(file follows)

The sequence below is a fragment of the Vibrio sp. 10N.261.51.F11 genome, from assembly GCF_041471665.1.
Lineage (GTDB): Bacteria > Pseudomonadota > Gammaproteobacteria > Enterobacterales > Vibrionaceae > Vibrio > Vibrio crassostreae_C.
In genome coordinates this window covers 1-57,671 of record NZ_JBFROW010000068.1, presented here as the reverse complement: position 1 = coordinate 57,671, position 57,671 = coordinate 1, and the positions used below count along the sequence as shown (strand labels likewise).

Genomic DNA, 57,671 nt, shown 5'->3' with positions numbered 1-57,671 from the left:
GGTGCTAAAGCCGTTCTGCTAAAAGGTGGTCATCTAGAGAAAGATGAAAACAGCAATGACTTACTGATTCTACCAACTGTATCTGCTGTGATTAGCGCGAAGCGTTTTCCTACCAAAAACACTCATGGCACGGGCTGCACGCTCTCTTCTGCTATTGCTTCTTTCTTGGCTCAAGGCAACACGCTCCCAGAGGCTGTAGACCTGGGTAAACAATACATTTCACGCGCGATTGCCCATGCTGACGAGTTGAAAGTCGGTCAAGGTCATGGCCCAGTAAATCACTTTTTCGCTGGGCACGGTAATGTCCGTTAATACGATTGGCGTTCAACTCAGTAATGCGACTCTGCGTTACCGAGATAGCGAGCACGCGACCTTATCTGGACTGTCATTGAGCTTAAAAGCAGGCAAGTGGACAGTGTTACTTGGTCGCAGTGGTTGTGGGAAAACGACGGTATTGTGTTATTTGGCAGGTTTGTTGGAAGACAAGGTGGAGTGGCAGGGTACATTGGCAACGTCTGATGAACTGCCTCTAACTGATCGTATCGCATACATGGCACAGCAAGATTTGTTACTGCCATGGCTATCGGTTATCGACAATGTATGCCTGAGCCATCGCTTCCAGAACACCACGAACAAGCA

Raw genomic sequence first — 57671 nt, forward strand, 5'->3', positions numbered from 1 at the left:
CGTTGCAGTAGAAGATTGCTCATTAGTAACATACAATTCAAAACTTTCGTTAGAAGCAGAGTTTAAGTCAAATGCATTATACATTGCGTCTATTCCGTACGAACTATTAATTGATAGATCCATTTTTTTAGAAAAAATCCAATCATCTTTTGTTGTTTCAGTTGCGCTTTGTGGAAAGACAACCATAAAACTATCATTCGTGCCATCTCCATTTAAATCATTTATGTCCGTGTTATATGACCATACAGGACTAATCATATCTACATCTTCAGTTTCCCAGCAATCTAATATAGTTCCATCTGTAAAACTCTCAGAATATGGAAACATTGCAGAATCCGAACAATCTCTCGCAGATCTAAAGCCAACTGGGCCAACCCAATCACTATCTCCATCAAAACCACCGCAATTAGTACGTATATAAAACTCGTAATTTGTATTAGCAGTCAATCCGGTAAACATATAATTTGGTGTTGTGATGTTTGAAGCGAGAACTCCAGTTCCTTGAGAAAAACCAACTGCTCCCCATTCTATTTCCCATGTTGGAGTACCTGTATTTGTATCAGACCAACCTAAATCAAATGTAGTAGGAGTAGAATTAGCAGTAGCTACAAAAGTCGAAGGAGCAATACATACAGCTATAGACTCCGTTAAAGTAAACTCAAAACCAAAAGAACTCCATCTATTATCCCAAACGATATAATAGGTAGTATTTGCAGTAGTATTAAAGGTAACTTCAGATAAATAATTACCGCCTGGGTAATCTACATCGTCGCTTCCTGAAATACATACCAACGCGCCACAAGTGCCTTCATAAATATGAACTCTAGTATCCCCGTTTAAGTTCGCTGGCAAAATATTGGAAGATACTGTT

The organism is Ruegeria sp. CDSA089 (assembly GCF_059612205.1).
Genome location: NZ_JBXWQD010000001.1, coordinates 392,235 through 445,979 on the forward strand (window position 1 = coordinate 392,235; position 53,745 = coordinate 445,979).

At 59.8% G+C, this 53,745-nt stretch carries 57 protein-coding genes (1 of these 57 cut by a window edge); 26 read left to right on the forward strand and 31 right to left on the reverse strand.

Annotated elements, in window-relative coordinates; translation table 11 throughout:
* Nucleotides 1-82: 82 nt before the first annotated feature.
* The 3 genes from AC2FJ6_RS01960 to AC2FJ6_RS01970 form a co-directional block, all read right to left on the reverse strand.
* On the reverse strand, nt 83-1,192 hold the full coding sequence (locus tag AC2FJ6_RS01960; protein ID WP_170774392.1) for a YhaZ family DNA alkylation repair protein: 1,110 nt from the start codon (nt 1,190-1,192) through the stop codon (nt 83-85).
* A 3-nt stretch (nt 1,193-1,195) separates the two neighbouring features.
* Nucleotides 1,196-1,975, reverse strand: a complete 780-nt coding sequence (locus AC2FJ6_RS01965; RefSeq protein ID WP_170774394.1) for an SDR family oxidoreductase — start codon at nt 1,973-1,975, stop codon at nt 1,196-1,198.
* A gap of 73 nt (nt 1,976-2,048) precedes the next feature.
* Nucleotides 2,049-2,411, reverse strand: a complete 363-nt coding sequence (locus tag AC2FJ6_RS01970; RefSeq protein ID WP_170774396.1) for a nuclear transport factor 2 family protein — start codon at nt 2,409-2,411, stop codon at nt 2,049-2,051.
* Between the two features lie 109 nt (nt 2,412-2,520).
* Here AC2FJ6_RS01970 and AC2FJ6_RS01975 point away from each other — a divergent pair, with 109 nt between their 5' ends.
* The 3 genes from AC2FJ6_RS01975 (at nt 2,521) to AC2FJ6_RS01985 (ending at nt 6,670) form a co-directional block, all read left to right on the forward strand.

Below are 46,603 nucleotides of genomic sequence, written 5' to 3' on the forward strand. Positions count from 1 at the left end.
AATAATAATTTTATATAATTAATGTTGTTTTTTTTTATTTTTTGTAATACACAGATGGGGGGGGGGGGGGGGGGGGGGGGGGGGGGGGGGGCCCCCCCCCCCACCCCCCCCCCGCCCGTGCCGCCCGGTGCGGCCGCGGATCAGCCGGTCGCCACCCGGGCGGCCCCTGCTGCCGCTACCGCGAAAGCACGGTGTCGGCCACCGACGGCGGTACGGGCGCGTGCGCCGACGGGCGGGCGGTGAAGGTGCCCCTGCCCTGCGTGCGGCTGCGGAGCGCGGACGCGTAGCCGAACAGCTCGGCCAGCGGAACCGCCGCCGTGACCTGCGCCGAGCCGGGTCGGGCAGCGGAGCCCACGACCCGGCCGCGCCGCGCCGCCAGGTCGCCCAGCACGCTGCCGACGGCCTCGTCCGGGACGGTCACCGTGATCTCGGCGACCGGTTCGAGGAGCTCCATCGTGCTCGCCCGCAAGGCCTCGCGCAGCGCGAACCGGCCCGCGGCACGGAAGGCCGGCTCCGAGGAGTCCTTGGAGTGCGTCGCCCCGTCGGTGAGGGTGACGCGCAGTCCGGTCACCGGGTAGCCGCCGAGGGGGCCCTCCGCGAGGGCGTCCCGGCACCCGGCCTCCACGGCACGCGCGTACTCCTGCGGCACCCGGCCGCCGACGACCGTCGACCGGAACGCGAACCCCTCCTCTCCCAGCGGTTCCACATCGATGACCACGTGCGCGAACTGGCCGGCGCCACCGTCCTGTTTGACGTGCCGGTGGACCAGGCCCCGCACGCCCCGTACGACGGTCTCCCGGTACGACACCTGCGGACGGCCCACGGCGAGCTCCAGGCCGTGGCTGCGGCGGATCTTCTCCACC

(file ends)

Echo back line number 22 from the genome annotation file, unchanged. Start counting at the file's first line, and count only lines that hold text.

Below are 46,603 nucleotides of genomic sequence, written 5' to 3' on the forward strand. Positions count from 1 at the left end.